Israel wrapped up its largest military drill in years on Wednesday, with thousands of troops from the army, navy and air force simulating a future war with the militant Lebanese Hezbollah group amid fears that Iran would draw its Shiite proxy into the recent growing tensions in the Persian Gulf.
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The Israeli military said the four-day exercise had been planned long in advance and focused on the immersion of all branches against threats emanating from Israel's north. It included a large deployment of unmanned aircraft and the first use of the F-35 stealth fighter planes to prepare for scenarios of missile attacks and underground infiltrations from Lebanon.
But rising tensions between Iran and the United States clearly served as a backdrop.
Iran recently announced it was breaking its compliance with the nuclear deal with world powers amid the renewal of crippling American sanctions. The Trump administration has ordered 1,000 more troops to the Middle East amid accusations that Iran was behind a series of strikes against oil tankers near the Persian Gulf.
Israeli officials fear Iran may try to mobilize Hezbollah as its most potent toll against Israel in a confrontation. Israel has long identified Iran as its greatest threat, citing its suspect nuclear program, development of long-range missiles and hostile rhetoric.
The Lebanese Shiite militant group battled Israel to a stalemate in a month-long war in 2006 and has since gained valuable battle experience in the Syrian civil war. Over the past 13 years, Israel has carried out dozens of airstrikes against suspected weapons shipments from Iran through Syria to Lebanon and has engaged in several dust ups. But its field training has been primarily aimed toward delivering a far more decisive victory in its next full-scale war with Hezbollah.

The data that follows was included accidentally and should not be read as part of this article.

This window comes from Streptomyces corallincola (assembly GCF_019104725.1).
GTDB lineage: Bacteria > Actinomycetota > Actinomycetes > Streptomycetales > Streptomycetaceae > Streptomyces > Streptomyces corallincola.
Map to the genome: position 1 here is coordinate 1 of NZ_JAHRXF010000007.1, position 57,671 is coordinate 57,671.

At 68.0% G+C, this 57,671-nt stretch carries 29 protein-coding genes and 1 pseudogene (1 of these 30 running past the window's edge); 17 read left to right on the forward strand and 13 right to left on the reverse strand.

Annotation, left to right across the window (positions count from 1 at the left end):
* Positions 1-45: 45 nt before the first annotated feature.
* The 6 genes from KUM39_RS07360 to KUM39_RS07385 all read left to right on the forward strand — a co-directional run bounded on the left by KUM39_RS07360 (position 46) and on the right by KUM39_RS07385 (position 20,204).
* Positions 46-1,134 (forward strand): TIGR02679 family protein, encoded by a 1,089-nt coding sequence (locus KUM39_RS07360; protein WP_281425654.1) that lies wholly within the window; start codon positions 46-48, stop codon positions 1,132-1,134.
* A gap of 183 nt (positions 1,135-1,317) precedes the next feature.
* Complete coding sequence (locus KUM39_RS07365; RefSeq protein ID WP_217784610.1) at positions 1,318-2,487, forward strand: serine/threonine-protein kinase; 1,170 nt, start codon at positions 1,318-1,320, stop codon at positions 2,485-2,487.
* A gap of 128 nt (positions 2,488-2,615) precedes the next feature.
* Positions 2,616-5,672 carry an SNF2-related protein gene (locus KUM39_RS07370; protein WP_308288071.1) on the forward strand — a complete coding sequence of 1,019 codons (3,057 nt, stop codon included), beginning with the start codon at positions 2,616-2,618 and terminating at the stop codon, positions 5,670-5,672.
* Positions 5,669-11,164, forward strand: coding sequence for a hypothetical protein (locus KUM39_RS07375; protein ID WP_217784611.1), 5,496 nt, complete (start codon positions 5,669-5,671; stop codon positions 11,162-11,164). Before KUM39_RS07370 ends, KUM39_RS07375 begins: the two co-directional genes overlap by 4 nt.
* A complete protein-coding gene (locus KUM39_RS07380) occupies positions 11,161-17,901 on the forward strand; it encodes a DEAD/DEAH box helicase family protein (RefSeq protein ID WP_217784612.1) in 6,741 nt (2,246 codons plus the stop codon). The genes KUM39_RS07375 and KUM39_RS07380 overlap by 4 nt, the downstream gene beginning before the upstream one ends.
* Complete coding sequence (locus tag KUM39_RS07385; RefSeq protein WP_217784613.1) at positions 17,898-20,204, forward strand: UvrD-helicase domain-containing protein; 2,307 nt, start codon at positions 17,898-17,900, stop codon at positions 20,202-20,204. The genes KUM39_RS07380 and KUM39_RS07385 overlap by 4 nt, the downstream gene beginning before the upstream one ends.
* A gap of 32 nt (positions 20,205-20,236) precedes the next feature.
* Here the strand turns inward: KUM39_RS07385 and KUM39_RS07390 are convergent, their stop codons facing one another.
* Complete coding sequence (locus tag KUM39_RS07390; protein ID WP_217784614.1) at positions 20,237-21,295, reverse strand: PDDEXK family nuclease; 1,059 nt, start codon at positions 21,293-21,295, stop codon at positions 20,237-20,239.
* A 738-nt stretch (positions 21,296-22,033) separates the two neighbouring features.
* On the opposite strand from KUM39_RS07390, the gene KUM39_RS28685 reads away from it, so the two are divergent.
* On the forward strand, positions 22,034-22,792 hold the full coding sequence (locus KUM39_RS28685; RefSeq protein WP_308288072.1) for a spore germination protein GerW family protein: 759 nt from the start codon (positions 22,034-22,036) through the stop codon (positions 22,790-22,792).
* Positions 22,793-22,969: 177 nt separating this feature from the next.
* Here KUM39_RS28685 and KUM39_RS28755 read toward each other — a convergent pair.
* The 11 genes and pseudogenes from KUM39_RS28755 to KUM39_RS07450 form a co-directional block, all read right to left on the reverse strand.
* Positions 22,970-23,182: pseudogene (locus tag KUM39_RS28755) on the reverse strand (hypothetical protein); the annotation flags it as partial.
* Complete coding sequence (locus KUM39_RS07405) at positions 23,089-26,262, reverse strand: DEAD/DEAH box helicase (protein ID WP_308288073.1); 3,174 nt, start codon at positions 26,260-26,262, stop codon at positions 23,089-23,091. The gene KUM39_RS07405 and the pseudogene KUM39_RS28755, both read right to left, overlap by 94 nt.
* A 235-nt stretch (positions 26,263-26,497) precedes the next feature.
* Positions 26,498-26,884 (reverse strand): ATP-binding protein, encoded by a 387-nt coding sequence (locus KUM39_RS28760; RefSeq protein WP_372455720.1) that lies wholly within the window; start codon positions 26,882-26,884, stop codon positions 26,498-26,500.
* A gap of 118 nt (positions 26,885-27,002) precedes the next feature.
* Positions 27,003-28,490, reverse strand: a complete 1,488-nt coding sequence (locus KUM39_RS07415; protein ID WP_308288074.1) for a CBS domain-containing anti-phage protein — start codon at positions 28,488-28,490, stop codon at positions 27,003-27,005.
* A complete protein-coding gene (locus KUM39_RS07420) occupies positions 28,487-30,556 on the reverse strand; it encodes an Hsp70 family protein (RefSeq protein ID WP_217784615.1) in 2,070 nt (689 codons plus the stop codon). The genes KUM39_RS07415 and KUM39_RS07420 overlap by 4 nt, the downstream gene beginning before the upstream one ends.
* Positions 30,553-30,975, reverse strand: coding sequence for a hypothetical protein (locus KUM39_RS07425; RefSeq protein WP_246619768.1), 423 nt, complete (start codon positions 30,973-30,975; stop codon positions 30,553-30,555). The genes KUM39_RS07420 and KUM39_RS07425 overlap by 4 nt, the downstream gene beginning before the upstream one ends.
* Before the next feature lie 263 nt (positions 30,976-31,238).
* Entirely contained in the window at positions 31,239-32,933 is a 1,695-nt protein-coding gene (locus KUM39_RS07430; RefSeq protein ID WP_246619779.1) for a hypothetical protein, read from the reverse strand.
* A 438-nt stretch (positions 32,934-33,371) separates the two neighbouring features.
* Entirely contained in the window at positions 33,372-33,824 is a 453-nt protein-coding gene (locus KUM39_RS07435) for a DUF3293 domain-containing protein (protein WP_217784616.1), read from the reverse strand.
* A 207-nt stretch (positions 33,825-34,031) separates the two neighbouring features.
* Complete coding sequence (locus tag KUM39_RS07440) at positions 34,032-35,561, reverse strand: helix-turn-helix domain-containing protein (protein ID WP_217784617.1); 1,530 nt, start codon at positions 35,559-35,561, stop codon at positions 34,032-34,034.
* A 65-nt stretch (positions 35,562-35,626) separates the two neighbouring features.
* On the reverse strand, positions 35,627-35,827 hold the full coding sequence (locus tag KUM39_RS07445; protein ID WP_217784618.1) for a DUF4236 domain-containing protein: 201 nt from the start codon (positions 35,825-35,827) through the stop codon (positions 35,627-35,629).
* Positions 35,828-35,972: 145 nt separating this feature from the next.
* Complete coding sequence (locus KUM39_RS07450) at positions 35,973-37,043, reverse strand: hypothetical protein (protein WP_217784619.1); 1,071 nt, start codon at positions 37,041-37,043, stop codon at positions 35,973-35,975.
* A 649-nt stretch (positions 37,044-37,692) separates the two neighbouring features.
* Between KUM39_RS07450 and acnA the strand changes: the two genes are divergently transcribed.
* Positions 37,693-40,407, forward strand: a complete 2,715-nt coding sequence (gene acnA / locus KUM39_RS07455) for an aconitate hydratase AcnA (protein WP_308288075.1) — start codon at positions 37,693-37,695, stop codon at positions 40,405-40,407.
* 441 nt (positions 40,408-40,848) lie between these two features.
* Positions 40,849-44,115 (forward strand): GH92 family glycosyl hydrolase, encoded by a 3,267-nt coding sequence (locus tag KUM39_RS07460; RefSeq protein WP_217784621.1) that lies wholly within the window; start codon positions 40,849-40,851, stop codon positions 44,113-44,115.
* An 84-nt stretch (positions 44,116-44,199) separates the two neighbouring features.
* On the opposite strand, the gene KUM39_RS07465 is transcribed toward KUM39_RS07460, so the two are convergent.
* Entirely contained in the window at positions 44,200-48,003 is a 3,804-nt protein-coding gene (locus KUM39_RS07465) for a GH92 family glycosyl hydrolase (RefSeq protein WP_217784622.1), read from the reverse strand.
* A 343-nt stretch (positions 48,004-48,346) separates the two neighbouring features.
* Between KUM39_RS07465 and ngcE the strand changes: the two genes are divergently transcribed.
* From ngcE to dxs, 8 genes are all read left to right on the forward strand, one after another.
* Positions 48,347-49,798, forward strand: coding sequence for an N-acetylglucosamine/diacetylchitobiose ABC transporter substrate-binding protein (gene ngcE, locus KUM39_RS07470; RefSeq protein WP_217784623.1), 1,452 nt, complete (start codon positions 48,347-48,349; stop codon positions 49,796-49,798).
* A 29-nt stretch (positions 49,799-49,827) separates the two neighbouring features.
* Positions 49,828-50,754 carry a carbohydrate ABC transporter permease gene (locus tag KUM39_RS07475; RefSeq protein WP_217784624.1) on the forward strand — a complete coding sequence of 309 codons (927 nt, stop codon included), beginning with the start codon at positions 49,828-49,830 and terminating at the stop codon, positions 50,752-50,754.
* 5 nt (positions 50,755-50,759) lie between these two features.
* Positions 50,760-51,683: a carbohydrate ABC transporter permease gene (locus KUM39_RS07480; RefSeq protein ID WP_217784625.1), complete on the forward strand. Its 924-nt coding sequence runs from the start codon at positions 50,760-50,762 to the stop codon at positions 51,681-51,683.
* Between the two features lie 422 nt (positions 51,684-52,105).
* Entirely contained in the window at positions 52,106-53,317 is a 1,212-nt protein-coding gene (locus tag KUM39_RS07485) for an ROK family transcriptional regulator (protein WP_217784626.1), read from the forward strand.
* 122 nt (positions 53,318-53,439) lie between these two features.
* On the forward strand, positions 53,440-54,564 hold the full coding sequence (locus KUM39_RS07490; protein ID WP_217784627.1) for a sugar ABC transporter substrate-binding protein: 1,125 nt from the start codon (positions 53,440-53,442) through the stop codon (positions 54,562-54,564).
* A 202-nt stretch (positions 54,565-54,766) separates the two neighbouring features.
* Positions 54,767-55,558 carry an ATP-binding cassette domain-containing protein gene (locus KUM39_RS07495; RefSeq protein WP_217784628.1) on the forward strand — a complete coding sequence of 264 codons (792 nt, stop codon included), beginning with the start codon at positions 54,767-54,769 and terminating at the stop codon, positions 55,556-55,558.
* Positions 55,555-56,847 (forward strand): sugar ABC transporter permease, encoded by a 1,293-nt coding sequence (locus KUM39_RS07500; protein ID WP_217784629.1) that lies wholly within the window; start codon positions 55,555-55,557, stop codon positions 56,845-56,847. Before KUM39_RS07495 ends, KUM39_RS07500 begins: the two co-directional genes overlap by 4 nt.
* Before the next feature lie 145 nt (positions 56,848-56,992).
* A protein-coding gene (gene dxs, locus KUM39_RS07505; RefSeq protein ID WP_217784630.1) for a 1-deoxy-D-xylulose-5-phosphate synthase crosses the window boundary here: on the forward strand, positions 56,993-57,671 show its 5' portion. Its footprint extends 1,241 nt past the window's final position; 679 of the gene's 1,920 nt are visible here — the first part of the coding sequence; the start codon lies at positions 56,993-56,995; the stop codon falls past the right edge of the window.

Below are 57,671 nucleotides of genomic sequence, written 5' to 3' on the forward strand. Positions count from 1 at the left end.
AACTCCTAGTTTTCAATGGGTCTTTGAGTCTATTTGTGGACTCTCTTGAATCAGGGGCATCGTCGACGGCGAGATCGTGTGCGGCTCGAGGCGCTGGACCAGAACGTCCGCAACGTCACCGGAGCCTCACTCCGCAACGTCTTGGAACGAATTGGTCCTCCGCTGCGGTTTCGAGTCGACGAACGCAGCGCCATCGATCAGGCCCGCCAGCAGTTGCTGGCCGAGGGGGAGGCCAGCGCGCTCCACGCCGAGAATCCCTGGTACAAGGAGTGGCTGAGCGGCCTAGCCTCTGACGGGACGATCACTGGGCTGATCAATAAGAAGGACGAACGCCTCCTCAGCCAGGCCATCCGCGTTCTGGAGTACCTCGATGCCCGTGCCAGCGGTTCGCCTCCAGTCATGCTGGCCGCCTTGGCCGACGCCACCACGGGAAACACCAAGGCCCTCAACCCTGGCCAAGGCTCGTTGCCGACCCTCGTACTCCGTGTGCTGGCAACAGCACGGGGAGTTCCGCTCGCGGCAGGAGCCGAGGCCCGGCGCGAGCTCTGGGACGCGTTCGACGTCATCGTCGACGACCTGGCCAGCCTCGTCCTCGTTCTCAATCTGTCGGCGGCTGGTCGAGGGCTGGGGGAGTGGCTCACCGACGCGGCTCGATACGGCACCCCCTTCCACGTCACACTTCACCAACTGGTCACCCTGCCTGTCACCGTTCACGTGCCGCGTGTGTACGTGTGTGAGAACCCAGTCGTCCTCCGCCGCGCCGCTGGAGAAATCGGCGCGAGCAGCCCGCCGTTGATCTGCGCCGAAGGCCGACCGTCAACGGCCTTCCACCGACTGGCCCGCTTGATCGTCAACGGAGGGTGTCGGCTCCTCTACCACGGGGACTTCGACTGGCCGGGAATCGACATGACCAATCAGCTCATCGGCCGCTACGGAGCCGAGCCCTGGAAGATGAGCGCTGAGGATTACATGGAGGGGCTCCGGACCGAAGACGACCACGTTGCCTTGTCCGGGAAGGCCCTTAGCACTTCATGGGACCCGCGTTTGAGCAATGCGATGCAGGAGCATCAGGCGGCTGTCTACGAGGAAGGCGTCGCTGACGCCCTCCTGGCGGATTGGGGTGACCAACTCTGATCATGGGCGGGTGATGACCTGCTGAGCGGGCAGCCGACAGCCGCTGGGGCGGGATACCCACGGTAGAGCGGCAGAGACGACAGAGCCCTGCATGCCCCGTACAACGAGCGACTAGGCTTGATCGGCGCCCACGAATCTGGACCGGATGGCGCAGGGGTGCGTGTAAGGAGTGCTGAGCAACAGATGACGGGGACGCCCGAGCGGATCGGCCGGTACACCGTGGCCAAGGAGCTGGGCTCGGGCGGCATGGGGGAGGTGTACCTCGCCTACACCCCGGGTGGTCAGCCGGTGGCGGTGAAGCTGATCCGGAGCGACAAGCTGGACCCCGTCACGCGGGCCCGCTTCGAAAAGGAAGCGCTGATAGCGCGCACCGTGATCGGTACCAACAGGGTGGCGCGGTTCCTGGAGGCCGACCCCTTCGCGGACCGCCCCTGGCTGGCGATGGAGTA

Though the military would not mention it by name, Hezbollah was clearly the central focus of the drill.
"I am very impressed by the improvement in readiness, by the fighting spirit of the soldiers and commanders, and mainly by the destructive power," Prime Minister Benjamin Netanyahu said as he attended part of the drill. "I say to our enemies: The (military) has very great destructive power. Don't test us."
Netanyahu, who has been a vocal critic of Iran over the years, has been uncharacteristically quiet throughout the latest escalation in the Persian Gulf.
Speaking Tuesday, Israeli President Reuven Rivlin was far more specific in identifying the threat.
"We caution Hezbollah not to subordinate Lebanon to Iran's agenda, and we caution Lebanon not to be used as a launching pad for attacks against Israel," Rivlin said. "We are not happy to go to war, but the military is fully prepared to respond to any threat and any scenario."
The drill in northern Israel featured the country's ever-growing arsenal of unmanned aircraft, already deployed continuously in reconnaissance missions along Israel's borders.
Though never confirmed by Israel, the drones are also suspected of being able to carry out surgical aerial strikes that have lightened the load of Israel's fleet of fighter jets. Able to carry out missions that would be more challenging and perilous to manned flight, the drones look to play a major role in any future war with Hezbollah, said Capt. M, the deputy commander of the Black Snake Drone Squadron, who could only be identified by his first initial according to military protocol.
"The north is a more complex fighting arena," he said. "We are preparing for a prolonged round of fighting and the drones are an integral part of it."
Israel's multi-layer aerial defense systems were also being integrated into the drill, with the assumption that a war would entail massive missile fire toward all parts of the country. The Arrow rocket system is designed to intercept the longest-range missiles, including outside the atmosphere.
"Arrow was certainly developed to defend from the Iranian threat," said Maj. Rimon Weiss, an Arrow missile commander.